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From Benjamin Black...@b3k.us>
Subject Re: Columns limit
Date Sun, 08 Aug 2010 02:04:46 GMT
certainly it matters: your previous version is not bounded on time, so
will grow without bound.  ergo, it is not a good fit for cassandra.

On Sat, Aug 7, 2010 at 2:51 PM, Mark <static.void.dev@gmail.com> wrote:
> On 8/7/10 2:33 PM, Benjamin Black wrote:
>>
>> Right, this is an index row per time interval (your previous email was
>> not).
>>
>> On Sat, Aug 7, 2010 at 11:43 AM, Mark<static.void.dev@gmail.com>  wrote:
>>
>>>
>>> On 8/7/10 11:30 AM, Mark wrote:
>>>
>>>>
>>>> On 8/7/10 4:22 AM, Thomas Heller wrote:
>>>>
>>>>>>
>>>>>> Ok, I think the part I was missing was the concatenation of the key
>>>>>> and
>>>>>> partition to do the look ups. Is this the preferred way of
>>>>>> accomplishing
>>>>>> needs such as this? Are there alternatives ways?
>>>>>>
>>>>>
>>>>> Depending on your needs you can concat the row key or use super
>>>>> columns.
>>>>>
>>>>>
>>>>>>
>>>>>> How would one then "query" over multiple days? Same question for
all
>>>>>> days.
>>>>>> Should I use range_slice or multiget_slice? And if its range_slice
>>>>>> does
>>>>>> that
>>>>>> mean I need OrderPreservingPartitioner?
>>>>>>
>>>>>
>>>>> The last 3 days is pretty simple: ['2010-08-07', '2010-08-06',
>>>>> '2010-08-05'], as is 7, 31, etc. Just generate the keys in your app
>>>>> and use multiget_slice.
>>>>>
>>>>> If you want to get all days where a specific ip address had some
>>>>> requests you'll just need another CF where the row key is the addr and
>>>>> column names are the days (values optional again). Pretty much the
>>>>> same all over again, just add another CF and insert the data you need.
>>>>>
>>>>> get_range_slice in my experience is better used for "offline" tasks
>>>>> where you really want to process every row there is.
>>>>>
>>>>> /thomas
>>>>>
>>>>
>>>> Ok... as an example using looking up logs by ip for a certain
>>>> timeframe/range would this work?
>>>>
>>>> <ColumnFamily Name="SearchLog"/>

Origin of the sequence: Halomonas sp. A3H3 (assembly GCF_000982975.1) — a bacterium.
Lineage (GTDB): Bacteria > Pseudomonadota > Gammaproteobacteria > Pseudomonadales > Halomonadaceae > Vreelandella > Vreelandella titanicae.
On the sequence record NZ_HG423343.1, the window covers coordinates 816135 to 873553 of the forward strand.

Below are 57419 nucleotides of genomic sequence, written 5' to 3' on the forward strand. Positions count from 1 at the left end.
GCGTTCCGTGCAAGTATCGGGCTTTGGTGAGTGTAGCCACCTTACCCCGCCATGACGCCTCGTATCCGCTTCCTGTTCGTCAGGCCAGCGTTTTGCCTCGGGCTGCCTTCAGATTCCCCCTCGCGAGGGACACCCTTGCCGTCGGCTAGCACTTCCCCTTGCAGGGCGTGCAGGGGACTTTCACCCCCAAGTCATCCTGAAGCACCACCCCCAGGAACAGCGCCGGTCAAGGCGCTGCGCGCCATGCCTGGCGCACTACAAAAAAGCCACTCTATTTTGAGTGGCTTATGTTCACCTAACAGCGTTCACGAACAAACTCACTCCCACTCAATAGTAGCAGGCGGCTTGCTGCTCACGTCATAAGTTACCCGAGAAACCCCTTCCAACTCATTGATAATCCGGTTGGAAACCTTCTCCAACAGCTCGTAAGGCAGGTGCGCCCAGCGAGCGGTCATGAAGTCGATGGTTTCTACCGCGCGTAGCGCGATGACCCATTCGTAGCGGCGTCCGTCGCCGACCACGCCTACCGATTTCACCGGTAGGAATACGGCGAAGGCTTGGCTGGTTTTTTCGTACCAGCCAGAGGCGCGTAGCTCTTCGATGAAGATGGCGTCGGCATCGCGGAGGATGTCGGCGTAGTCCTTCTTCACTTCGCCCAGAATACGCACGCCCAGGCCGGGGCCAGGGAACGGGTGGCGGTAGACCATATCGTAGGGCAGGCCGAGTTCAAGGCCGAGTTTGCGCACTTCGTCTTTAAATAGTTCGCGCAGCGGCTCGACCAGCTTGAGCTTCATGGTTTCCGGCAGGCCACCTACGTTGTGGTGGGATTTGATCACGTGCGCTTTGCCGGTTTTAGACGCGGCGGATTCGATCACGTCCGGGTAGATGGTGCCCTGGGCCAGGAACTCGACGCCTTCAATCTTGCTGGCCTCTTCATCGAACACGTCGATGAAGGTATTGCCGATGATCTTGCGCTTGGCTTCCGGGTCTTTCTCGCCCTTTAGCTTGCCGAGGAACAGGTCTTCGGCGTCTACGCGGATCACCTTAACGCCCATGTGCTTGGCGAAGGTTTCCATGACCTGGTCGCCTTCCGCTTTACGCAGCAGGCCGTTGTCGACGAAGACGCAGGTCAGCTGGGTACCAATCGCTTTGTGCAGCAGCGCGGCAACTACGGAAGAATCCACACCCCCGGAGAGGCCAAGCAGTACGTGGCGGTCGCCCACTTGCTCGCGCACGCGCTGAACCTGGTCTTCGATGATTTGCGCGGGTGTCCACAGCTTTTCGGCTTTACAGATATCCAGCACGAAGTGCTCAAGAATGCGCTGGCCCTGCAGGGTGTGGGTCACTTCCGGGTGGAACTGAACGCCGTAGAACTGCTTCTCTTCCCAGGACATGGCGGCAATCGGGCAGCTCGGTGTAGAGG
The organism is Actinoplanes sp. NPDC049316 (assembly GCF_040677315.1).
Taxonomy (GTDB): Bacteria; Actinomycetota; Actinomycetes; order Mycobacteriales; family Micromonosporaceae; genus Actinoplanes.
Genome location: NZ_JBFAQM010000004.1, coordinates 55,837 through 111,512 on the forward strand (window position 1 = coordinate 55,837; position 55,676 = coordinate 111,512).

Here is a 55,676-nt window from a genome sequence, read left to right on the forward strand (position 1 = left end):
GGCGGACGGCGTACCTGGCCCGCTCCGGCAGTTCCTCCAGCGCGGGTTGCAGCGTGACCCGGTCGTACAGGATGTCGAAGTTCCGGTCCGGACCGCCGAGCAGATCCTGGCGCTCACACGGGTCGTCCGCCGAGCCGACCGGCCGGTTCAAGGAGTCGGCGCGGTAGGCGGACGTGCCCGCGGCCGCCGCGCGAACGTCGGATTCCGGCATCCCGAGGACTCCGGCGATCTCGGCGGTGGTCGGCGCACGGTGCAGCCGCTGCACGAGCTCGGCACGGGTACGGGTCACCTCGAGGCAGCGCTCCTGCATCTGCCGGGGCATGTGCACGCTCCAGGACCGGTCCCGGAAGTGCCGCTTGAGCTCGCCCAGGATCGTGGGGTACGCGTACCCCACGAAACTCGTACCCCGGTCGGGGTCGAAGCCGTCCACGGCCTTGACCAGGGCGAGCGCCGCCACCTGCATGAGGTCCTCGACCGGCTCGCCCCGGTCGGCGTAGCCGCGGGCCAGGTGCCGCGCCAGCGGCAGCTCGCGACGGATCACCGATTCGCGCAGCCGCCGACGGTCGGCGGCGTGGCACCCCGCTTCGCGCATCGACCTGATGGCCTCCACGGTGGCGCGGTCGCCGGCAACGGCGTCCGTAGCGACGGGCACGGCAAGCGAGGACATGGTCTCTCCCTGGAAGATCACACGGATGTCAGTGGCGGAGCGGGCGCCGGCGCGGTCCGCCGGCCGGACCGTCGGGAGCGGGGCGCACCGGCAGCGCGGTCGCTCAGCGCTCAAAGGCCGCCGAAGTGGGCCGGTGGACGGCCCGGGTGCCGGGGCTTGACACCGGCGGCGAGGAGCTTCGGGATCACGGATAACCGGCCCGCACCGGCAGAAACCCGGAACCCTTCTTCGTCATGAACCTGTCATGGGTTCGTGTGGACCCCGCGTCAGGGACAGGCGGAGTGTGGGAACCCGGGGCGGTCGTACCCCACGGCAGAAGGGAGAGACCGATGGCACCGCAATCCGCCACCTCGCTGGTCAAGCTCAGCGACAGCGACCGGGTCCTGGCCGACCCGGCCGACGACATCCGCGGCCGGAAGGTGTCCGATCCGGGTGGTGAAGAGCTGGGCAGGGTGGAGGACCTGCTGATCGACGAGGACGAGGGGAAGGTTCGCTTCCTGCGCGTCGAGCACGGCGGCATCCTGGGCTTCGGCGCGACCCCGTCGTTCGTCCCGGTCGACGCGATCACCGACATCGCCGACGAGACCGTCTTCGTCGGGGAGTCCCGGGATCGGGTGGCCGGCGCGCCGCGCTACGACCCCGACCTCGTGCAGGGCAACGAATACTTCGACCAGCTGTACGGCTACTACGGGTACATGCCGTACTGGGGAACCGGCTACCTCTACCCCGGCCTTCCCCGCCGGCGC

>>>>
>>>> <ColumnFamily Name="IPSearchLog"
>>>>                           ColumnType="Super"
>>>>                           CompareWith="UTF8Type"
>>>>                           CompareSubcolumnsWith="TimeUUIDType"/>
>>>>
>>>> Resulting in a structure like:
>>>>
>>>> {
>>>>  "127.0.0.1" : {
>>>>       "2010080711" : {
>>>>            uuid1 : ""
>>>>            uuid2: ""
>>>>            uuid3: ""
>>>>       }
>>>>      "2010080712" : {
>>>>            uuid1 : ""
>>>>            uuid2: ""
>>>>            uuid3: ""
>>>>       }
>>>>   }
>>>>  "some.other.ip" : {
>>>>       "2010080711" : {
>>>>            uuid1 : ""
>>>>       }
>>>>   }
>>>> }
>>>>
>>>> Whereas each uuid is the key used for SearchLog.  Is there anything
>>>> wrong
>>>> with this? I know there is a 2 billion column limit but in this case
>>>> that
>>>> would never be exceeded because each column represents an hour. However
>>>> does
>>>> the above "schema" imply that for any certain IP there can only be a
>>>> maxium
>>>> of 2GB of data stored?
>>>>
>>>
>>> Or should I invert the ip with the time slices? The limitation of this
>>> seems
>>> like there can only be 2 billion unique ips per hour which is more than
>>> enough for our application :)
>>>
>>> {
>>>  "2010080711" : {
>>>       "127.0.0.1" : {
>>>            uuid1 : ""
>>>            uuid2: ""
>>>            uuid3: ""
>>>       }
>>>      "some.other.ip" : {
>>>            uuid1 : ""
>>>            uuid2: ""
>>>            uuid3: ""
>>>       }
>>>   }
>>>  "2010080712" : {
>>>       "127.0.0.1" : {
>>>            uuid1 : ""
>>>       }
>>>   }
>>> }
>>>
>>>
>>>
>
> In the end does it really matter which one to go with? I kind of like the
> previous version so I don't have to build up all the keys for the multi_get
> and instead I can just provide and start & finish for the columns (time
> frames).
>

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